Democratic Senator: Our Party Passed Obamacare Without Going Through Reconciliation Process

Posted: Jun 29, 2017 1:30 PM

On MSNBC’s Morning Joe, guest Willie Geist asked Sen. Chris Murphy (D-CT) where Democrats could work with Republicans on areas of Obamacare that both sides agree need fixing. The problem is that the Republican base wants repeal, though it wouldn’t shock me if there are growing numbers of GOP voters who are becoming convinced that Obama’s signature domestic achievement is here to stay. So far, GOP efforts to repeal and replace Obamacare have been met with disaster and strong public disapproval. Yes, the Better Care Reconciliation Act reduced the deficit by $321 billion and reduces premiums by 30 percent by 2020. Those are all good things, but 22 million fewer Americans will have health insurance by 2026. That’s the figure that Democrats will use to torch Republicans—and they have with calls that their bill will kills thousands of people. It’s a claim as unsubstantiated as the allegations of Russian collusion with the Trump campaign during the 2016 election.

Well, Murphy wanted to push back on the claim that Democrats haven’t been willing to work with Republicans on health care, noting the rush to pass the BCRA through the reconciliation, which would require no Democratic votes for passage. Joe Scarborough was quick to say that’s how Democrats passed Obamacare in 2010. Murphy said that wasn’t the case; that Democrats had 60 votes and reconciliation wasn’t used.

 Yet, Scarborough dredged up this Washington Post article, where they reported how reconciliation was used by Democrats to push through Obamacare when the GOP was able to get their first repeal bill through Congress. Of course, Obama vetoed it [emphasis mine]:

 Numerous other GOP-backed bills have failed in the Senate, where Democrats hold enough votes to filibuster any bill they are unified in opposing. To pass the Obamacare repeal bill, Republican lawmakers used the complex budget procedure known as reconciliation to avoid a filibuster in this case — the same procedure Democrats used to pass the bill in 2009 when they held both the House and the Senate.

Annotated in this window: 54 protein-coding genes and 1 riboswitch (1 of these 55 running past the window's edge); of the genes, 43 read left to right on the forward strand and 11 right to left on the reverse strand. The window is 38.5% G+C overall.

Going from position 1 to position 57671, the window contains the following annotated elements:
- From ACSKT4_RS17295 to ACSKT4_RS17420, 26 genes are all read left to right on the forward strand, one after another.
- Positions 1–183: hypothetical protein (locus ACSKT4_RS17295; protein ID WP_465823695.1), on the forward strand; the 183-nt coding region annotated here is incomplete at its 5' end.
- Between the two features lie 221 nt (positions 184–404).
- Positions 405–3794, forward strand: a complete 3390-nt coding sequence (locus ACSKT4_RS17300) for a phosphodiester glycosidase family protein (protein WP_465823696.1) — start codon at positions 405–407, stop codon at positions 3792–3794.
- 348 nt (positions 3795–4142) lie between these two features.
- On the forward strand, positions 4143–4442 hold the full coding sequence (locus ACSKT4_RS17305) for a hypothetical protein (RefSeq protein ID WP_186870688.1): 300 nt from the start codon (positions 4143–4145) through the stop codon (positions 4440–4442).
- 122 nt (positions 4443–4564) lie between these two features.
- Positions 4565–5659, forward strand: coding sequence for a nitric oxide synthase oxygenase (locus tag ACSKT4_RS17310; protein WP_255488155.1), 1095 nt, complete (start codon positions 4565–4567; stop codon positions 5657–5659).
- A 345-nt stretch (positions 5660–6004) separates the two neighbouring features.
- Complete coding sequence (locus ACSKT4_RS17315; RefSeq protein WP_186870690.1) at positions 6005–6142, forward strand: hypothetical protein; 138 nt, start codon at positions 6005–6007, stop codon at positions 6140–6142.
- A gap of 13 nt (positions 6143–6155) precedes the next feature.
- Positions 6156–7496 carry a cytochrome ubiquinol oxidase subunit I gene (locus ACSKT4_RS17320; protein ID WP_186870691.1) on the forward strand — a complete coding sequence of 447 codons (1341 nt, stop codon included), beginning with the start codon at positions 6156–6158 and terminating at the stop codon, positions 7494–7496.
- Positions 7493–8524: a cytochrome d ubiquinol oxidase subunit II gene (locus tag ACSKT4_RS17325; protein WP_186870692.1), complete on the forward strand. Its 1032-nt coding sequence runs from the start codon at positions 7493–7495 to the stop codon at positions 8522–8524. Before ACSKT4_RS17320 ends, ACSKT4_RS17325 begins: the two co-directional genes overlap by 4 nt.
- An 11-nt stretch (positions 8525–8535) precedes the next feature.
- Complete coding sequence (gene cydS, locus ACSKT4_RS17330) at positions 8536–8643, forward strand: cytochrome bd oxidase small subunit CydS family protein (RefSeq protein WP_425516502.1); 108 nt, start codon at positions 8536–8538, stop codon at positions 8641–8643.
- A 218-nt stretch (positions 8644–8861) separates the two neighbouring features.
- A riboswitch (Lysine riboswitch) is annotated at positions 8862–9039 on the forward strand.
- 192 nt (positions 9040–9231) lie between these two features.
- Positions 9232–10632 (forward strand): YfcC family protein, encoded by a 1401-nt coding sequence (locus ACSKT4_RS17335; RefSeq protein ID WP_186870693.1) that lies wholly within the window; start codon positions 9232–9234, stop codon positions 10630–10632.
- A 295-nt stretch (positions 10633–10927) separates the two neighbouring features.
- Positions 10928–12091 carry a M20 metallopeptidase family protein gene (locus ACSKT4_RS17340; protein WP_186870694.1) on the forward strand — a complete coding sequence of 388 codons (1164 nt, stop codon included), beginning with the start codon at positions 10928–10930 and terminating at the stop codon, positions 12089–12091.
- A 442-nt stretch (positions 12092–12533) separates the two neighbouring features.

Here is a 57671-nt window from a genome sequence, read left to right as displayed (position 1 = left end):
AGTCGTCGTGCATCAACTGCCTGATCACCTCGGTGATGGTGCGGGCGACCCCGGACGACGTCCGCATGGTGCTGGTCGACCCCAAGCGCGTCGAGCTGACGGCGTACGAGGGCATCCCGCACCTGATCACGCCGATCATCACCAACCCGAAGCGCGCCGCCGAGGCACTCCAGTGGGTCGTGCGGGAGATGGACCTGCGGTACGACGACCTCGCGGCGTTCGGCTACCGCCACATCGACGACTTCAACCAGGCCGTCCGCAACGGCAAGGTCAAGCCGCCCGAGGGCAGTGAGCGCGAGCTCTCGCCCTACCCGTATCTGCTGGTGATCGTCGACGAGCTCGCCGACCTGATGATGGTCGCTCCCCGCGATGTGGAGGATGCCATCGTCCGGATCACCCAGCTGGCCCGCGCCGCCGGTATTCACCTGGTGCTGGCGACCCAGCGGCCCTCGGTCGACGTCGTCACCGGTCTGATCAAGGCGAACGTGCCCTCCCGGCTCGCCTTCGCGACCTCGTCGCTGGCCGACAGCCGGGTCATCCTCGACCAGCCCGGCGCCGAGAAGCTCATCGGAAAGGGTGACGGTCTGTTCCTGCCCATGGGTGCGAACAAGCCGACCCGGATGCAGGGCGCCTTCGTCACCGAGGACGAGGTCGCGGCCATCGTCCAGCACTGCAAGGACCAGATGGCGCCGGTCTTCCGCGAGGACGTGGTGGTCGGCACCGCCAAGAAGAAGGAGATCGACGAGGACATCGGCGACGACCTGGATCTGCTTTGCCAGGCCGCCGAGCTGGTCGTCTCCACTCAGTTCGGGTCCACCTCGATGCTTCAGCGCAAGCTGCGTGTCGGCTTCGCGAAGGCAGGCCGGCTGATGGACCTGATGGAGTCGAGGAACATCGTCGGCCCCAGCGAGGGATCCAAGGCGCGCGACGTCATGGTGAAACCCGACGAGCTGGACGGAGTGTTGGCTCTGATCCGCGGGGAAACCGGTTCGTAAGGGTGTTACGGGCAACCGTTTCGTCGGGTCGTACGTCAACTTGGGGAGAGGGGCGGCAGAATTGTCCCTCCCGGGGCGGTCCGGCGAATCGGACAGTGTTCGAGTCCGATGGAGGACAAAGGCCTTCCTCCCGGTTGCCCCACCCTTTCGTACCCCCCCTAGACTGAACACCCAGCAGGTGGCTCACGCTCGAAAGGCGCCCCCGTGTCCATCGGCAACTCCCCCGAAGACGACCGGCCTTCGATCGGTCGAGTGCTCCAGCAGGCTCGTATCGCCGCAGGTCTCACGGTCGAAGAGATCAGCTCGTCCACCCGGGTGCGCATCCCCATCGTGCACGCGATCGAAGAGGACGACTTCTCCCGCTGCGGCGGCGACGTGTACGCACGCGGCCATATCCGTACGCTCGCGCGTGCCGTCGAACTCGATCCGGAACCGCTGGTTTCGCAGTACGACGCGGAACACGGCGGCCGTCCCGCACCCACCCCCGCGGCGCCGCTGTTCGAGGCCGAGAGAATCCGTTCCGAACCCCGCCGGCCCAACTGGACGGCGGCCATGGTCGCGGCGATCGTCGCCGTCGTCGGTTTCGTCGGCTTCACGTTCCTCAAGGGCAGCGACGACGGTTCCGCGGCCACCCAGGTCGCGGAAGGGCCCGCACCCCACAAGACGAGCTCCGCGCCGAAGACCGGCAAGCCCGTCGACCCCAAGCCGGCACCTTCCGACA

Actually, we have to be honest here. Sen. Murphy is right and the Post article is a tad misleading. Liberal bloggers like Mother Jones’ Kevin Drum were quick to correct the record at the time:

 It [Obamacare] was passed in the Senate under regular order, by a vote of 60-39 on December 24, 2009. Later, after Democrats lost their supermajority in the Senate, the House passed the Senate bill and then passed a second bill that implemented a few modest increases to subsidy levels and taxes. None of them were critical to the overall bill, but the Senate agreed to support these changes. These small, nonessential adjustments are the only part of Obamacare that was passed via reconciliation.

Everything else—the individual mandate, the pre-existing conditions ban, the subsidies, the Medicaid expansion, the medical loss ratios, the donut hole, the cost improvements, the taxes to pay for it all—in other words, everything that mattered, was passed via regular order.

 Even Erick Erickson’s The Resurgent also noted that it’s not entirely true that Obamacare was passed by reconciliation, hence the issues with a clean repeal bill:

The Affordable Care Act was passed by the House without amendment on March 21, 2010 and went directly to the president’s desk. The Health Care and Education Reconciliation Act of 2010 was passed by both Houses of Congress on March 25, 2010. President Obama signed the Affordable Care Act into law on March 23 and the Health Care Reconciliation Act on March 30.

The bottom line is that Obamacare passed with two bills. One was a reconciliation bill and one was not. The largest part of Obamacare legislation was passed in a normal bill that Republicans did not have the numbers to filibuster. The Republicans cannot pass a clean repeal because they do not have the votes to stop the Democrat filibuster that would be certain to come.


The failure of the Republicans to pass a clean repeal bill is not due to a lack of will on most members of the party. It is due to math. Democrats used the extremely rare and temporary 60-vote majority to force Obamacare through Congress with no Republican support. The current Republican position is much weaker than that of the Democrats in 2010.

Forget the history of Obamacare. We know it passed. Here’s the bottom line: Democrats don’t want to work with Republicans on this issue. We all know this. Senate Minority Leader Chuck Schumer said that the only way Democrats cooperate is if the Republicans stopped acting…like Republicans (i.e. quit the repeal efforts), which he knows won’t happen unless GOP lawmakers want to risk brutal punishment inflicted upon them from the conservative base. There’s the midterm election next year and Democrats feel that they have a shot at retaking Congress, or at least the House, and if ginning up the health scare tactics gets them there—so be it. They feel the GOP is screwed either way. Keep forging ahead, the bad poll numbers on their health care bills could sink them. If they work with Democrats to fix but not repeal Obamacare, their base could abandon them. For Democrats, they feel either way increases the odds for Democrats to do well next year, though it’s all mere speculation, as we’re over a year away from the 2018 elections. 

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